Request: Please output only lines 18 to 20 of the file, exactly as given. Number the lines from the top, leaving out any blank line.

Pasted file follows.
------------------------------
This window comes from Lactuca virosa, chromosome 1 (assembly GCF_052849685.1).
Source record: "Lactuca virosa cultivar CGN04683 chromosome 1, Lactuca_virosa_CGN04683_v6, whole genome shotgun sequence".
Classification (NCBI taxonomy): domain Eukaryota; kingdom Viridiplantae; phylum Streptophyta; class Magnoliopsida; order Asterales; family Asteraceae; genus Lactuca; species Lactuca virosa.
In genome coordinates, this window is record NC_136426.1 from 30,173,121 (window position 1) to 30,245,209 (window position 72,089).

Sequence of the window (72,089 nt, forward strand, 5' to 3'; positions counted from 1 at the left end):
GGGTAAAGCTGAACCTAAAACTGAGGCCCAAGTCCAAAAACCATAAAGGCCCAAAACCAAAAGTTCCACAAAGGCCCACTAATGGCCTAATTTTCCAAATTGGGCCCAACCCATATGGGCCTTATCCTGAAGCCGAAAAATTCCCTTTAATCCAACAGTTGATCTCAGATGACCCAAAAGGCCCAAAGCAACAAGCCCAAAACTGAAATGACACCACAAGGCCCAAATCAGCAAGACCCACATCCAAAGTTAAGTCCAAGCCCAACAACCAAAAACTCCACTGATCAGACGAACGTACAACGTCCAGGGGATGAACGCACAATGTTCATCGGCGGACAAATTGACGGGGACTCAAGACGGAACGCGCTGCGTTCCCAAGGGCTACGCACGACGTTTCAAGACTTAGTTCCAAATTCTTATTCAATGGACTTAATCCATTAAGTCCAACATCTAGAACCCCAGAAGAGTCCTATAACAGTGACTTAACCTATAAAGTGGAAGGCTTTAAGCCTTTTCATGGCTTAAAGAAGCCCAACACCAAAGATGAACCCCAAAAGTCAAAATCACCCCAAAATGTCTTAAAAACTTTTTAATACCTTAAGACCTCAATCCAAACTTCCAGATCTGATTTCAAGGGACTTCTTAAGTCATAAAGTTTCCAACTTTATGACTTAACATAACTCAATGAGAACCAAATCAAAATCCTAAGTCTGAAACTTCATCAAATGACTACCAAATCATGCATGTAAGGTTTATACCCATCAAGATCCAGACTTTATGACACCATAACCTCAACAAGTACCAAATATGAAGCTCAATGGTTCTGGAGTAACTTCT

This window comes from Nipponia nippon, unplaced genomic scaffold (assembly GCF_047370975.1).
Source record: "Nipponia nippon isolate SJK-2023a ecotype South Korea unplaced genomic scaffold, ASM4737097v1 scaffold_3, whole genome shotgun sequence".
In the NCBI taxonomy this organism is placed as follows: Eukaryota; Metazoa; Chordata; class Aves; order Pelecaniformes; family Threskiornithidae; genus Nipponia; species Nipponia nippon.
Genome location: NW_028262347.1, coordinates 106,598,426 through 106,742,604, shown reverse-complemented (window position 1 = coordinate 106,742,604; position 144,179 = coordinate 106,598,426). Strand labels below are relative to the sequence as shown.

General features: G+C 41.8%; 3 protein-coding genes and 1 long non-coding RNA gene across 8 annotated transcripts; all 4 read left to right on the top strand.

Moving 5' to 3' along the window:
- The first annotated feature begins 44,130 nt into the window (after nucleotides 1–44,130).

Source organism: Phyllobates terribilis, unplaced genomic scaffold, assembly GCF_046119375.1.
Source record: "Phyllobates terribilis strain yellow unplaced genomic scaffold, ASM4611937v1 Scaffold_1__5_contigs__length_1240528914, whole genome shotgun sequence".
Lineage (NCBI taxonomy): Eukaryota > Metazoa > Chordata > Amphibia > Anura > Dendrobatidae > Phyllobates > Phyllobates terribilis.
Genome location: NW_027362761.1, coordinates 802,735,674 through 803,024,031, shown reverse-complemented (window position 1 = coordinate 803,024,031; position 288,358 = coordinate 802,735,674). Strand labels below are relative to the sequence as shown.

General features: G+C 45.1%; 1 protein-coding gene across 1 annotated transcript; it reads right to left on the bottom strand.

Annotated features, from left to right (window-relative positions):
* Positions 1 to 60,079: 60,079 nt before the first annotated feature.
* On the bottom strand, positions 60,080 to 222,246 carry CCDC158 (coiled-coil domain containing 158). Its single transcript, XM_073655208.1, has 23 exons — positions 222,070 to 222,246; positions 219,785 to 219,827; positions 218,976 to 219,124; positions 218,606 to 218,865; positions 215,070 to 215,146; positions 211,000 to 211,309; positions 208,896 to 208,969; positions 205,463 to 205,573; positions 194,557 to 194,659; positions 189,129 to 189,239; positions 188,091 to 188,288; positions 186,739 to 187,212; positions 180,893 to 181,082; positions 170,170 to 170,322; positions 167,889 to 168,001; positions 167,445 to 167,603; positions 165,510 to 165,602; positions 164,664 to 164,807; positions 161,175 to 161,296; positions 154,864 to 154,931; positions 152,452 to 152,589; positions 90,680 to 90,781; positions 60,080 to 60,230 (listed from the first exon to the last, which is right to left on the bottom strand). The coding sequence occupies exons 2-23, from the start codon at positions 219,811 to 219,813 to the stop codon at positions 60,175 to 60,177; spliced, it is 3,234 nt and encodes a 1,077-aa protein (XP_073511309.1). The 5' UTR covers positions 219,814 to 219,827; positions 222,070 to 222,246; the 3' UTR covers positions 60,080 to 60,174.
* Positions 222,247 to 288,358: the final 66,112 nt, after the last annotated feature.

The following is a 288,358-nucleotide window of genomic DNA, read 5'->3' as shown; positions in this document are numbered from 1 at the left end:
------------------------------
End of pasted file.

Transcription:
General features: G+C 45.1%; 1 protein-coding gene across 1 annotated transcript; it reads right to left on the bottom strand.

Annotated features, from left to right (window-relative positions):
* Positions 1 to 60,079: 60,079 nt before the first annotated feature.